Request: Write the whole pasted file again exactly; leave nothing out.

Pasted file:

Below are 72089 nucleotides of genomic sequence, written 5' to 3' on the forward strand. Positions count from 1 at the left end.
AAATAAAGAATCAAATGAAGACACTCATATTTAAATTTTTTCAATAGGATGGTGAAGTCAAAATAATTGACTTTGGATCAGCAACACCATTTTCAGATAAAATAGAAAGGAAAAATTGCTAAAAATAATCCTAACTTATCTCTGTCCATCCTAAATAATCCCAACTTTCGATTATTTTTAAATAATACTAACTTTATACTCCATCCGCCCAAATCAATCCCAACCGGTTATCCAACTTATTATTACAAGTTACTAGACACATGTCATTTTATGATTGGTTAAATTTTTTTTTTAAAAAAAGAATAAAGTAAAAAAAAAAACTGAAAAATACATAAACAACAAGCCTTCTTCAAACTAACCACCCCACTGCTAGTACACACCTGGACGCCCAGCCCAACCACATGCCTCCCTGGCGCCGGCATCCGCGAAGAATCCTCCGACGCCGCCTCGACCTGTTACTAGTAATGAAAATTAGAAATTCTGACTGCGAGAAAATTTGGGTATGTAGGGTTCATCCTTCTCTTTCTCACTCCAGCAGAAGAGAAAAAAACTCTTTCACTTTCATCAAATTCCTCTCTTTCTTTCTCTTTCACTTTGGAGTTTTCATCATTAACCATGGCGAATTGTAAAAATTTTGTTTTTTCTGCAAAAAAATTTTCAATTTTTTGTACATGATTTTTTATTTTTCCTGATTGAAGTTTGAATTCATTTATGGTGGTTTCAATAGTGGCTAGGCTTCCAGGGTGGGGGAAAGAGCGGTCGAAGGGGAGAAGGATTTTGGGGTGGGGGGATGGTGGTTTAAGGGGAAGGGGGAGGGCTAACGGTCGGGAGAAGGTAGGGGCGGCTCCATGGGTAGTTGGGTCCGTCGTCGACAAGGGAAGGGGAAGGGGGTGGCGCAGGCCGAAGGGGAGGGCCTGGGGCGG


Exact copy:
Below are 72089 nucleotides of genomic sequence, written 5' to 3' on the forward strand. Positions count from 1 at the left end.
AAATAAAGAATCAAATGAAGACACTCATATTTAAATTTTTTCAATAGGATGGTGAAGTCAAAATAATTGACTTTGGATCAGCAACACCATTTTCAGATAAAATAGAAAGGAAAAATTGCTAAAAATAATCCTAACTTATCTCTGTCCATCCTAAATAATCCCAACTTTCGATTATTTTTAAATAATACTAACTTTATACTCCATCCGCCCAAATCAATCCCAACCGGTTATCCAACTTATTATTACAAGTTACTAGACACATGTCATTTTATGATTGGTTAAATTTTTTTTTTAAAAAAAGAATAAAGTAAAAAAAAAAACTGAAAAATACATAAACAACAAGCCTTCTTCAAACTAACCACCCCACTGCTAGTACACACCTGGACGCCCAGCCCAACCACATGCCTCCCTGGCGCCGGCATCCGCGAAGAATCCTCCGACGCCGCCTCGACCTGTTACTAGTAATGAAAATTAGAAATTCTGACTGCGAGAAAATTTGGGTATGTAGGGTTCATCCTTCTCTTTCTCACTCCAGCAGAAGAGAAAAAAACTCTTTCACTTTCATCAAATTCCTCTCTTTCTTTCTCTTTCACTTTGGAGTTTTCATCATTAACCATGGCGAATTGTAAAAATTTTGTTTTTTCTGCAAAAAAATTTTCAATTTTTTGTACATGATTTTTTATTTTTCCTGATTGAAGTTTGAATTCATTTATGGTGGTTTCAATAGTGGCTAGGCTTCCAGGGTGGGGGAAAGAGCGGTCGAAGGGGAGAAGGATTTTGGGGTGGGGGGATGGTGGTTTAAGGGGAAGGGGGAGGGCTAACGGTCGGGAGAAGGTAGGGGCGGCTCCATGGGTAGTTGGGTCCGTCGTCGACAAGGGAAGGGGAAGGGGGTGGCGCAGGCCGAAGGGGAGGGCCTGGGGCGG